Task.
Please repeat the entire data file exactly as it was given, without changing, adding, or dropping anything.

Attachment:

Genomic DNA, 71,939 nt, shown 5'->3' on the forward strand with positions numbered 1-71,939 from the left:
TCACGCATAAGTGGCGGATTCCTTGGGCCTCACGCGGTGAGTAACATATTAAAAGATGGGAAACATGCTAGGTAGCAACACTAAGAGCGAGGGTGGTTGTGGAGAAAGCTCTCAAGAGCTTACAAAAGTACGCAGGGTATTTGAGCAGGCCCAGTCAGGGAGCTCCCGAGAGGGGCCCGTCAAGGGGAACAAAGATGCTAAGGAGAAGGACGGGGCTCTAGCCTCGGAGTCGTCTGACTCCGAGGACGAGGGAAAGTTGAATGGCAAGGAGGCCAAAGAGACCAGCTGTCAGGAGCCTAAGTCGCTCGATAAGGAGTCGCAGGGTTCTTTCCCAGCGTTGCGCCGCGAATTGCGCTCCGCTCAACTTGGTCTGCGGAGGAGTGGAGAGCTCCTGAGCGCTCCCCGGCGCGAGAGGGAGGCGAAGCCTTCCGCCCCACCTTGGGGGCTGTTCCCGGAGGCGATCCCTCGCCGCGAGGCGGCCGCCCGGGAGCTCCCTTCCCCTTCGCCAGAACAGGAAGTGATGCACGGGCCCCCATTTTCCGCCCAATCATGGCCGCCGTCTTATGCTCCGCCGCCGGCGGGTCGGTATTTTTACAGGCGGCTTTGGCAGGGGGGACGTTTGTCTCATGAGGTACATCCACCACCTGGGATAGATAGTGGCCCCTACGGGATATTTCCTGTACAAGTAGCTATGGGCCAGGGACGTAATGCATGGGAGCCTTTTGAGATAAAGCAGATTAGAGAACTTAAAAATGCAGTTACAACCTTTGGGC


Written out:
Genomic DNA, 71,939 nt, shown 5'->3' on the forward strand with positions numbered 1-71,939 from the left:
TCACGCATAAGTGGCGGATTCCTTGGGCCTCACGCGGTGAGTAACATATTAAAAGATGGGAAACATGCTAGGTAGCAACACTAAGAGCGAGGGTGGTTGTGGAGAAAGCTCTCAAGAGCTTACAAAAGTACGCAGGGTATTTGAGCAGGCCCAGTCAGGGAGCTCCCGAGAGGGGCCCGTCAAGGGGAACAAAGATGCTAAGGAGAAGGACGGGGCTCTAGCCTCGGAGTCGTCTGACTCCGAGGACGAGGGAAAGTTGAATGGCAAGGAGGCCAAAGAGACCAGCTGTCAGGAGCCTAAGTCGCTCGATAAGGAGTCGCAGGGTTCTTTCCCAGCGTTGCGCCGCGAATTGCGCTCCGCTCAACTTGGTCTGCGGAGGAGTGGAGAGCTCCTGAGCGCTCCCCGGCGCGAGAGGGAGGCGAAGCCTTCCGCCCCACCTTGGGGGCTGTTCCCGGAGGCGATCCCTCGCCGCGAGGCGGCCGCCCGGGAGCTCCCTTCCCCTTCGCCAGAACAGGAAGTGATGCACGGGCCCCCATTTTCCGCCCAATCATGGCCGCCGTCTTATGCTCCGCCGCCGGCGGGTCGGTATTTTTACAGGCGGCTTTGGCAGGGGGGACGTTTGTCTCATGAGGTACATCCACCACCTGGGATAGATAGTGGCCCCTACGGGATATTTCCTGTACAAGTAGCTATGGGCCAGGGACGTAATGCATGGGAGCCTTTTGAGATAAAGCAGATTAGAGAACTTAAAAATGCAGTTACAACCTTTGGGC